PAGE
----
Intentional camera movement during shot at DVinfo.net

Go Back   DV Info Net > Special Interest Areas > Techniques for Independent Production

Techniques for Independent Production
The challenges of creating Digital Cinema and other narrative forms.


Reply
 
Thread Tools Search this Thread
Old December 19th, 2006, 10:04 AM   #1
Major Player
 
Join Date: Oct 2006
Location: San Diego, California
Posts: 505
Intentional camera movement during shot

Films and TV Programs such as NYPD Blue and others have pioneered the use of what appears to be handheld camera use for a fixed position camera shot, the idea presumably being to provide a more dynamic appearance.
A couple of questions about this:
1. are these shots actually handheld or using a tripod with pan/tilt movement?
2. can this effect more easily be produced in post?

thanks
Greg
Greg Quinn is offline   Reply With Quote
Old December 19th, 2006, 04:14 PM   #2
Major Player
 
Join Date: Mar 2004
Location: USA
Posts: 419
Greg, I've been on the set of FX Networks's "The Shield" various times, which is a police drama. They shoot almost all shots either handheld or steadicam.....and they often replace a shot that would normally be a dolly shot with steadicam shots.

The handhled work on that show is awesome.....if you haven't watched it ever, check it out.
Not sure if this reply helps any, but atleast you know this show utilizes many handheld shots.
Joe Allen Rosenberger is offline   Reply With Quote
Old December 19th, 2006, 04:29 PM   #3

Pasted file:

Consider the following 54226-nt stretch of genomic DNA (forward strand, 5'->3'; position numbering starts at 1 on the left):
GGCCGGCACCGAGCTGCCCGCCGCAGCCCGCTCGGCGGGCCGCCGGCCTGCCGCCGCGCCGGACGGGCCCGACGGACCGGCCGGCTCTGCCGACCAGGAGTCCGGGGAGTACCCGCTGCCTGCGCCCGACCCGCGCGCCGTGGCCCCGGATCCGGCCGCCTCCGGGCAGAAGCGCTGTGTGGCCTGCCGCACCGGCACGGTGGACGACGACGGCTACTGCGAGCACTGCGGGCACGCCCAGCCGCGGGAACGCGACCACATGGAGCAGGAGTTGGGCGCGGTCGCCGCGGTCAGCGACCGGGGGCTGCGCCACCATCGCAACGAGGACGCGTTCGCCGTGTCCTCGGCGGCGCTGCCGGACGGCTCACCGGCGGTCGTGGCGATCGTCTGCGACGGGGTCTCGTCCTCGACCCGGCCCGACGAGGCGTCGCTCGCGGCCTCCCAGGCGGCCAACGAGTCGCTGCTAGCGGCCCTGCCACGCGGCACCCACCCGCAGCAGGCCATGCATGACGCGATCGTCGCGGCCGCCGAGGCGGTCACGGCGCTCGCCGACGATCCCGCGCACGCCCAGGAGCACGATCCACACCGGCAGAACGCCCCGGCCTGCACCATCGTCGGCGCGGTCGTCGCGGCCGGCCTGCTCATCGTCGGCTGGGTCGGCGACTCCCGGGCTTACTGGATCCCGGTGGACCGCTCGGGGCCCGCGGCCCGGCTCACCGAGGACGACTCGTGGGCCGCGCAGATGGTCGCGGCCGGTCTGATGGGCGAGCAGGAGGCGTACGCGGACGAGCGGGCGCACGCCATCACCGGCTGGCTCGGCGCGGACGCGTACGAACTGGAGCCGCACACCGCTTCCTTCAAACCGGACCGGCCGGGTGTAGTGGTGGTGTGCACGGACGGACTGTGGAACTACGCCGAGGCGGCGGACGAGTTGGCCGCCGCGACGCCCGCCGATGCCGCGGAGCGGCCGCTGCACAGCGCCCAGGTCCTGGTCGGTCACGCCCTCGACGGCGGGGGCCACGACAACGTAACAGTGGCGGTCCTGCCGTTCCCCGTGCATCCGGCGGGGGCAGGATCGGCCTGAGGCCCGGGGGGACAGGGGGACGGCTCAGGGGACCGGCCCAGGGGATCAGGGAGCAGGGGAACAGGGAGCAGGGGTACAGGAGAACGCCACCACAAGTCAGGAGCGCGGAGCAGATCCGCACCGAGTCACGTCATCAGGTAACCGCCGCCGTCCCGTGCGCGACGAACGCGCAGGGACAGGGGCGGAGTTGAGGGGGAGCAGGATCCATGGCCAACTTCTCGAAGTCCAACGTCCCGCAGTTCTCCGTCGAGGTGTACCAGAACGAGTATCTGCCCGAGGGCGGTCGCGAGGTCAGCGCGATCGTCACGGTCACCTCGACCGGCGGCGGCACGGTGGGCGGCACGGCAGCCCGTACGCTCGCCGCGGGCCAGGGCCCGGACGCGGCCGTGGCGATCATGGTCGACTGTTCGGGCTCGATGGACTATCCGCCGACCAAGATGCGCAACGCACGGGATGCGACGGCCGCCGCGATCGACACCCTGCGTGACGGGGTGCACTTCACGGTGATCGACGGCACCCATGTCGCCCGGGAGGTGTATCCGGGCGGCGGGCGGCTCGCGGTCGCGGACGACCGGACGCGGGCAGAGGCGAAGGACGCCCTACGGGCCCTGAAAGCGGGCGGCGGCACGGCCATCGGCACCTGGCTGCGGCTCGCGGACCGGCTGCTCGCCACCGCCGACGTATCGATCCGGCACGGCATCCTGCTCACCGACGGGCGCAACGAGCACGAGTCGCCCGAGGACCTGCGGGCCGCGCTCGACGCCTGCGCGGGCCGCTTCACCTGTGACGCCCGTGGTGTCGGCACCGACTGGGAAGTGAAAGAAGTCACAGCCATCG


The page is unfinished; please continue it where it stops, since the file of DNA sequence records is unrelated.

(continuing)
Wrangler
 
Join Date: Oct 2002
Location: Los Angeles, CA
Posts: 2,100
Film folks shoot handheld all the time.

Usually the intention is to give the impression of a bystanders POV. A handheld shot has a more "you're there" feeling...rather than the omniscent viewer feel given by supported, smooth shots.

And no, this sort of thing is not easier in post.

There's been a few shows out there that have used a style called "fishing", where the operator feigns a sort of ADD when it comes to what they're trying to focus on in the frame...and this can be done from a head. The give away that they're doing it from a head is if there's no movement in the roll axis. True handheld stuff almost always has a little bit of roll.

Fishing is also done truly handheld too...watch some Battlestar Galactica to see this technique overused.
__________________
My Work: nateweaver.net
Nate Weaver is offline   Reply With Quote
Old December 19th, 2006, 07:38 PM   #4
Major Player
 
Join Date: Oct 2006
Location: San Diego, California
Posts: 505
Joe, Nate, thanks very much for the info. It seems like many many movies and shows employ this now. I was watching "Curb your Enthusiasm" last night, and it seems almost central to painting the image of authenticity and "fly-on-the-wall" style presentation. Another good reason for me to get a steadicam...
Greg Quinn is offline   Reply
Reply

DV Info Net refers all where-to-buy and where-to-rent questions exclusively to these trusted full line dealers and rental houses...

Professional Video
(800) 833-4801
Portland, OR

B&H Photo Video
(866) 521-7381
New York, NY

Z.G.C.
(973) 335-4460
Mountain Lakes, NJ

Abel Cine Tech
(888) 700-4416
N.Y. NY & L.A. CA

Precision Camera
(800) 677-1023
Austin, TX

DV Info Net also encourages you to support local businesses and buy from an authorized dealer in your neighborhood.
  You are here: DV Info Net > Special Interest Areas > Techniques for Independent Production

Thread Tools Search this Thread
Search this Thread:

Advanced Search

 



Google
 

All times are GMT -6. The time now is 05:04 PM.


DV Info Net -- Real Names, Real People, Real Info!
1998-2017 The Digital Video Information Network